Turbo cancer is an anti-vaccination conspiracy theory[1] alleging that people vaccinated against COVID-19, especially with mRNA vaccines, are suffering from a high incidence of fast-developing cancers. Although the idea has been spread by a number of vaccine opponents, including doctors,[2] turbo cancer is not supported by cancer research, and there is no evidence that COVID-19 vaccination causes or worsens cancer.[3][4][5]


Opponents of COVID-19 vaccines such as Florida surgeon general Joseph Ladapo have claimed that trace amounts of contaminant DNA present alongside the vaccine's mRNA could integrate in the patient's genome, activating oncogenes responsible for cancer. In response, Céline Gounder pointed out that trace DNA exists in virtually every product originating from cell cultures, and that DNA vaccines are not known to cause cancer despite containing much higher amounts of DNA.[6] According to the US National Cancer Institute, "[t]here is no evidence that COVID-19 vaccines cause cancer, lead to recurrence, or lead to disease progression. Furthermore, COVID-19 vaccines do not change your DNA".[5]

Examples of claims

A paper by antivaccine activists Stephanie Seneff, Peter McCullough and others claimed suppression of type 1 interferon could result in immune suppression that could promote cancer proliferation.[7] The study suggested hypothetical disease mechanisms linking mRNA vaccines to various pathologies through immune suppression. It used only anecdotal reports from VAERS as evidence, and was described by Jeffrey Morris as "shifting the burden of proof" by asking public health institutions to either prove the impossibility of these mechanisms or accept them.[8]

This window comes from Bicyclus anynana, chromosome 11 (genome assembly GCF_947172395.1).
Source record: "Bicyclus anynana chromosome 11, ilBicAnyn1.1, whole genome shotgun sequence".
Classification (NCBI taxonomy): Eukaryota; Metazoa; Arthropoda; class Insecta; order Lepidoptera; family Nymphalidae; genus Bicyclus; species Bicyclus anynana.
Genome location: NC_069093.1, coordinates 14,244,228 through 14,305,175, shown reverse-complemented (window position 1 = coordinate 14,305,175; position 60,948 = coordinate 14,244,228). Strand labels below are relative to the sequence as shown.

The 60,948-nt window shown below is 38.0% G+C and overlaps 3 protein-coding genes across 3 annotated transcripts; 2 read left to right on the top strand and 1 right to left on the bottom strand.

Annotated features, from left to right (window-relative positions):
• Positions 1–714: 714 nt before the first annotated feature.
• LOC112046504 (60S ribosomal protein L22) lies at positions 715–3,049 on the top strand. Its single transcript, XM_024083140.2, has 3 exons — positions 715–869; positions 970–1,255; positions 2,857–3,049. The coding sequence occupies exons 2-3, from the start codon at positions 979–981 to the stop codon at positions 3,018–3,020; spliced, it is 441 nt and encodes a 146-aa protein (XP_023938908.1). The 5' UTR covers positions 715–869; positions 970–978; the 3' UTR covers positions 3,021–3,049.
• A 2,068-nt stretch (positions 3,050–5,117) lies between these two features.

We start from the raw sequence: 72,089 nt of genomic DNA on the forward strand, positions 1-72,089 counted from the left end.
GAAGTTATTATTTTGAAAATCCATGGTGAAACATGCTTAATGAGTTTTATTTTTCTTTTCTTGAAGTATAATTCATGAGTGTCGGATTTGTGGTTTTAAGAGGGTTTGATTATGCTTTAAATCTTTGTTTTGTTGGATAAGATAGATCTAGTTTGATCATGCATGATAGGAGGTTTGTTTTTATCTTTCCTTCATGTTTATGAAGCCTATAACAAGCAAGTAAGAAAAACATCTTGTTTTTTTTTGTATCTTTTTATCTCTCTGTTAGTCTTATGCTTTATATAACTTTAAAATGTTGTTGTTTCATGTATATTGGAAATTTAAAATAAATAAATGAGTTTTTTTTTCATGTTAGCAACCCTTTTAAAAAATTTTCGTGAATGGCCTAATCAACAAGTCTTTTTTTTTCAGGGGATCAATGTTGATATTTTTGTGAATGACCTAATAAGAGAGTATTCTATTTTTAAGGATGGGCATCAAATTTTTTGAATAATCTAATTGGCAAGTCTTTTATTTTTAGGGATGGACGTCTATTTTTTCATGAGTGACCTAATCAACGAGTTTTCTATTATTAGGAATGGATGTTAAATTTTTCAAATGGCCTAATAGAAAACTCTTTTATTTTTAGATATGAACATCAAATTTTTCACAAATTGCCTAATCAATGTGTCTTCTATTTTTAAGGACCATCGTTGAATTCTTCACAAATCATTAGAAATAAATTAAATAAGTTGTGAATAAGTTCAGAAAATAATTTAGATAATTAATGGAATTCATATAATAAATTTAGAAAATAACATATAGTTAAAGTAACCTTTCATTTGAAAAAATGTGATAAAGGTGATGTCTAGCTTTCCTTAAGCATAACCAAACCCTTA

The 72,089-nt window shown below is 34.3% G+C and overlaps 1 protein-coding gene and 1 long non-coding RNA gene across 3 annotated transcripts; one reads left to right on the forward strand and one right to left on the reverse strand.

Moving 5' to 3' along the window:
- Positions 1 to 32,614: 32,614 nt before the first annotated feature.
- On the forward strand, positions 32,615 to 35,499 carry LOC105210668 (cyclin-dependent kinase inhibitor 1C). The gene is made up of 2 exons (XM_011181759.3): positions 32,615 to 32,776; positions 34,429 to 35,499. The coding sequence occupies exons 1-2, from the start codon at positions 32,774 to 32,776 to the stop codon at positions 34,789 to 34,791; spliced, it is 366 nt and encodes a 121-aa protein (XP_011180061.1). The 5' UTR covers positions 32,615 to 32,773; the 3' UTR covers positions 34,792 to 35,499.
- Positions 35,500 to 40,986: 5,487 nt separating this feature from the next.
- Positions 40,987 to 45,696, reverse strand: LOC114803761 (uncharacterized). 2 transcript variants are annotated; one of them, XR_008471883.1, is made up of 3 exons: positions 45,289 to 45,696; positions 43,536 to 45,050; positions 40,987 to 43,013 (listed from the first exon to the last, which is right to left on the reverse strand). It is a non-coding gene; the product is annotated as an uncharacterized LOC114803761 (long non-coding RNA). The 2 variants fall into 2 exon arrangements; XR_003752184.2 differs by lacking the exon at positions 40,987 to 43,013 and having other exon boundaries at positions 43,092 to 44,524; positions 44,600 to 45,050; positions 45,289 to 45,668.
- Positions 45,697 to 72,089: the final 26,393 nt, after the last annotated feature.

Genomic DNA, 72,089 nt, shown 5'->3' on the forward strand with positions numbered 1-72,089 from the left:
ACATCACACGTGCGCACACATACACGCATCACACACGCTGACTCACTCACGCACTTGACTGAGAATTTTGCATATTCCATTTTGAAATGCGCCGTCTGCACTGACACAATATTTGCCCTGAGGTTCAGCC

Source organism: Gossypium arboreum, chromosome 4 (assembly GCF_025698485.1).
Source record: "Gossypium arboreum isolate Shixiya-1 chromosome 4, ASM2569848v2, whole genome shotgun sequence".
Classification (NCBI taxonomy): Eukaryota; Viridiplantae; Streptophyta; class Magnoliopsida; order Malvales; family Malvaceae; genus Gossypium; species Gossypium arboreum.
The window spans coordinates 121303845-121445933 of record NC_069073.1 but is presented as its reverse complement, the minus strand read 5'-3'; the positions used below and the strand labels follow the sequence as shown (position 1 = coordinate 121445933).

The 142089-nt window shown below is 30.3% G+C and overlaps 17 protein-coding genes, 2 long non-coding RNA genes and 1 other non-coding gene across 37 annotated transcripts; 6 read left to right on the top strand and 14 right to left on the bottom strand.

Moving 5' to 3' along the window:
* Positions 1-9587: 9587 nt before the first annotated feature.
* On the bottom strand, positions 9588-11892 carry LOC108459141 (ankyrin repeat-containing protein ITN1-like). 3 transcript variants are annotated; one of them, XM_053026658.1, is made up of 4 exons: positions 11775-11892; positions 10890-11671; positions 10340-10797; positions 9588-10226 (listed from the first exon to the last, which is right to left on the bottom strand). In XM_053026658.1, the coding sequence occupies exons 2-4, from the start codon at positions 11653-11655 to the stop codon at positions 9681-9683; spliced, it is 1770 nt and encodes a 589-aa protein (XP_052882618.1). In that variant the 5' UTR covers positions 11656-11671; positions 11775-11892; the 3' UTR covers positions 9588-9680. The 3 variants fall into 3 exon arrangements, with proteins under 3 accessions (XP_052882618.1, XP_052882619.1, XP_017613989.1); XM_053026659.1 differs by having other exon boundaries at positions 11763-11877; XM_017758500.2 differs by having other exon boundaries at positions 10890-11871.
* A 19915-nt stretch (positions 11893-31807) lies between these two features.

Similarly, a Frontiers in Oncology paper discussing a laboratory mouse dying of lymphoma after being injected with the Pfizer–BioNTech COVID-19 vaccine was claimed to prove the existence of turbo cancer. However, the study in question did not claim any causality between the two events. Notably, the type of mouse used in the study had a higher predisposition to sarcomas and lymphomas, with that specific individual having shown signs of preexisting cancer such as weight loss before the vaccine injection. The setup of the study was also criticized, as it differed from human vaccinations in the method of injection (intravenous rather than intramuscular) and dose in proportion to body weight (480 to 600 times higher).[9][10][11] The authors later added that their findings were "largely misinterpreted".[12]


  1. ^ Kendix, Stuart MacDonald, Max (25 April 2024). "GB News presenter Neil Oliver cleared by Ofcom over 'turbo cancer' claims".{{cite news}}: CS1 maint: multiple names: authors list (link)
  2. ^ "False claims persist about COVID-19 vaccine-linked "turbo cancers"". Public Health Communication Collaborative (PHCC). 2023-08-18. Retrieved 5 October 2023.
  3. ^ "Fact Check-No evidence COVID-19 vaccines cause 'turbo cancer'". Reuters. Reuters. 14 December 2022.
  4. ^ Gorski, David (19 December 2022). "Do COVID-19 vaccines cause "turbo cancer"?". Science-Based Medicine.
  5. ^ a b "COVID-19 Vaccines and People with Cancer - NCI". www.cancer.gov. 10 February 2021.
  6. ^ Moniuszko, Sara (4 January 2024). "Florida surgeon general wants to halt COVID-19 mRNA vaccines; FDA calls his claims "misleading" - CBS News". CBS News. Retrieved 25 April 2024.
  7. ^ Seneff, Stephanie; Nigh, Greg; Kyriakopoulos, Anthony M.; McCullough, Peter A. (June 2022). "Innate immune suppression by SARS-CoV-2 mRNA vaccinations: The role of G-quadruplexes, exosomes, and MicroRNAs". Food and Chemical Toxicology. 164: 113008. doi:10.1016/j.fct.2022.113008. PMC 9012513. PMID 35436552.
  8. ^ Morris, Jeffrey (21 April 2022). "Does McCullough's paper really "establish a mechanistic framework" for mRNA vaccine harm?". Covid-19 Data Science.
  9. ^ Yandell, Kate (31 August 2023). "COVID-19 Vaccines Have Not Been Shown to Cause 'Turbo Cancer'". FactCheck.org.
  10. ^ "Paper does not prove Pfizer mRNA vaccine causes 'turbo cancer'". Fact Check. AFP. 21 July 2023.
  11. ^ "Claim linking Pfizer COVID-19 vaccine, cancer in mouse distorts study | Fact check". USA TODAY.
  12. ^ Eens, Sander; Van Hecke, Manon; Favere, Kasper; Tousseyn, Thomas; Guns, Pieter-Jan; Roskams, Tania; Heidbuchel, Hein (2023). "Addendum: B-cell lymphoblastic lymphoma following intravenous BNT162b2 mRNA booster in a BALB/c mouse: a case report". Frontiers in Oncology. 13. doi:10.3389/fonc.2023.1267904. ISSN 2234-943X. PMC 10622962.